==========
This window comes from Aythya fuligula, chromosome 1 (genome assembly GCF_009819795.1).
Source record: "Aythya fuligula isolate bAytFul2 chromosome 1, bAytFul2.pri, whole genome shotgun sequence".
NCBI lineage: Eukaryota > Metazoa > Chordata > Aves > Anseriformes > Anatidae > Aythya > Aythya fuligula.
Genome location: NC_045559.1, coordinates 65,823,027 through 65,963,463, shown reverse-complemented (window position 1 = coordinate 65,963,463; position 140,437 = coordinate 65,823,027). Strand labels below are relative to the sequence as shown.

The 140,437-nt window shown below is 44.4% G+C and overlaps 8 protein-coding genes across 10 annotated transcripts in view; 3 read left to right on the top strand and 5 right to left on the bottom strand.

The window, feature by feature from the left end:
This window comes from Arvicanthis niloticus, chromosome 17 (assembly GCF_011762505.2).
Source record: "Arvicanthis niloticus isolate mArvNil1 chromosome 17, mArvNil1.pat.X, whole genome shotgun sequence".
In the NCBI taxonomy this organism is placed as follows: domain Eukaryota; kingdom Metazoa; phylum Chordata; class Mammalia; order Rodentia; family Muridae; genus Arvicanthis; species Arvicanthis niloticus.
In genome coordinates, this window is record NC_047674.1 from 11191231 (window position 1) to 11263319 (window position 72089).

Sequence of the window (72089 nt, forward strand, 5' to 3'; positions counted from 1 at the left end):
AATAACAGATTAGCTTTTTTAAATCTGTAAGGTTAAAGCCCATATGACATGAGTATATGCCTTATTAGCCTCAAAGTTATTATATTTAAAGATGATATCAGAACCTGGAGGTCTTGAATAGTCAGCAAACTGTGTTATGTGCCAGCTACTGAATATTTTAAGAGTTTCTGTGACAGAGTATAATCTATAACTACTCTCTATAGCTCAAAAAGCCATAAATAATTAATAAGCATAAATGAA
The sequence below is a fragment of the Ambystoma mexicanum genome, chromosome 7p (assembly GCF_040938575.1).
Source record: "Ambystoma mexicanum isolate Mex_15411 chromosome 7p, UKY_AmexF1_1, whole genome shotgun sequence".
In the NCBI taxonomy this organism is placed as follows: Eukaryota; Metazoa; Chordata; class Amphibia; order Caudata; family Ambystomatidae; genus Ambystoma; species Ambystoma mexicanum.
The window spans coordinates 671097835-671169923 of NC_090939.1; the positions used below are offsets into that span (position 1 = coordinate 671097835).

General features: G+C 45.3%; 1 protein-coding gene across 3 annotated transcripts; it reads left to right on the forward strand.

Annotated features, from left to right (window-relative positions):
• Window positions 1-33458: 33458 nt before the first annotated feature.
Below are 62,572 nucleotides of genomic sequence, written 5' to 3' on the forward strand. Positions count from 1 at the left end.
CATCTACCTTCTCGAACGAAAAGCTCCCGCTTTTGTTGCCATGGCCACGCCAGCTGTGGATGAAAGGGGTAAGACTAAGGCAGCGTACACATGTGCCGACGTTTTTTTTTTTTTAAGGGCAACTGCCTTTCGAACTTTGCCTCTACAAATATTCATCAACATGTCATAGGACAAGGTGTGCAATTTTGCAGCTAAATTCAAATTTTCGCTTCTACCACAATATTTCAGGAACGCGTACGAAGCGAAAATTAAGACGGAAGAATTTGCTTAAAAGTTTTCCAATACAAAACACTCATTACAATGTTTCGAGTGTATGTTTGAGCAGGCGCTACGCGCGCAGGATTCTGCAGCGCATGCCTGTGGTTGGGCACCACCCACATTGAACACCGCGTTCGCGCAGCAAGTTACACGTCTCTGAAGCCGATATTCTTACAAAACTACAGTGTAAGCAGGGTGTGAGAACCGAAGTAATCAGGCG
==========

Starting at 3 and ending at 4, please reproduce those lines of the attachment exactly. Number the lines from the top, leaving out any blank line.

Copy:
NCBI lineage: Eukaryota > Metazoa > Chordata > Aves > Anseriformes > Anatidae > Aythya > Aythya fuligula.
Genome location: NC_045559.1, coordinates 65,823,027 through 65,963,463, shown reverse-complemented (window position 1 = coordinate 65,963,463; position 140,437 = coordinate 65,823,027). Strand labels below are relative to the sequence as shown.